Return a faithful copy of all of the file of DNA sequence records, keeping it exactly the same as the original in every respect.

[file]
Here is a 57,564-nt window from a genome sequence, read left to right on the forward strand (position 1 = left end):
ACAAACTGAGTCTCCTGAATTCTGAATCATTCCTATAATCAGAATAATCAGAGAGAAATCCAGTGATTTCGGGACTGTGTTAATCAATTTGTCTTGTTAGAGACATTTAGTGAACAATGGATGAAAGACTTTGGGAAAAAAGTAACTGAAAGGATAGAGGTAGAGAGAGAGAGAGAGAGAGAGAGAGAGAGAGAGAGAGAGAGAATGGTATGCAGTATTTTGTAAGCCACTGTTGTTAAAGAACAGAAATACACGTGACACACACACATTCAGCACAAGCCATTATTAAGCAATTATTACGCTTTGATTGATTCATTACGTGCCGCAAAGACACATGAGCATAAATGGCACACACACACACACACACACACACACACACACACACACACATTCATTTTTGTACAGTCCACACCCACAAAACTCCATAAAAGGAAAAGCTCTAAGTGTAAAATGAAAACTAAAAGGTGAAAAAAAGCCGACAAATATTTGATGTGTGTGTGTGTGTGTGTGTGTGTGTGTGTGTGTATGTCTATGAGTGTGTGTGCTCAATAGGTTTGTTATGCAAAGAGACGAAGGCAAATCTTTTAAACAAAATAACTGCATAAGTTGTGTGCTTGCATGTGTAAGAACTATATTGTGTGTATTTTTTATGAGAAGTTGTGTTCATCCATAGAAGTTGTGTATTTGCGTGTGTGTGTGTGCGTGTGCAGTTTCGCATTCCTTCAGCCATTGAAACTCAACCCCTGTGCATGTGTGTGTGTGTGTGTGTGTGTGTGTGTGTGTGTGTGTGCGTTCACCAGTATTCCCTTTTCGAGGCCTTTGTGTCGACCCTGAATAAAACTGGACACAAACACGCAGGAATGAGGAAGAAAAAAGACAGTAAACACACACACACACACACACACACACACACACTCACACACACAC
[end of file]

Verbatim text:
Here is a 57,564-nt window from a genome sequence, read left to right on the forward strand (position 1 = left end):
ACAAACTGAGTCTCCTGAATTCTGAATCATTCCTATAATCAGAATAATCAGAGAGAAATCCAGTGATTTCGGGACTGTGTTAATCAATTTGTCTTGTTAGAGACATTTAGTGAACAATGGATGAAAGACTTTGGGAAAAAAGTAACTGAAAGGATAGAGGTAGAGAGAGAGAGAGAGAGAGAGAGAGAGAGAGAGAGAGAGAGAATGGTATGCAGTATTTTGTAAGCCACTGTTGTTAAAGAACAGAAATACACGTGACACACACACATTCAGCACAAGCCATTATTAAGCAATTATTACGCTTTGATTGATTCATTACGTGCCGCAAAGACACATGAGCATAAATGGCACACACACACACACACACACACACACACACACACACACACATTCATTTTTGTACAGTCCACACCCACAAAACTCCATAAAAGGAAAAGCTCTAAGTGTAAAATGAAAACTAAAAGGTGAAAAAAAGCCGACAAATATTTGATGTGTGTGTGTGTGTGTGTGTGTGTGTGTGTGTGTATGTCTATGAGTGTGTGTGCTCAATAGGTTTGTTATGCAAAGAGACGAAGGCAAATCTTTTAAACAAAATAACTGCATAAGTTGTGTGCTTGCATGTGTAAGAACTATATTGTGTGTATTTTTTATGAGAAGTTGTGTTCATCCATAGAAGTTGTGTATTTGCGTGTGTGTGTGTGCGTGTGCAGTTTCGCATTCCTTCAGCCATTGAAACTCAACCCCTGTGCATGTGTGTGTGTGTGTGTGTGTGTGTGTGTGTGTGTGTGTGCGTTCACCAGTATTCCCTTTTCGAGGCCTTTGTGTCGACCCTGAATAAAACTGGACACAAACACGCAGGAATGAGGAAGAAAAAAGACAGTAAACACACACACACACACACACACACACACACACTCACACACACAC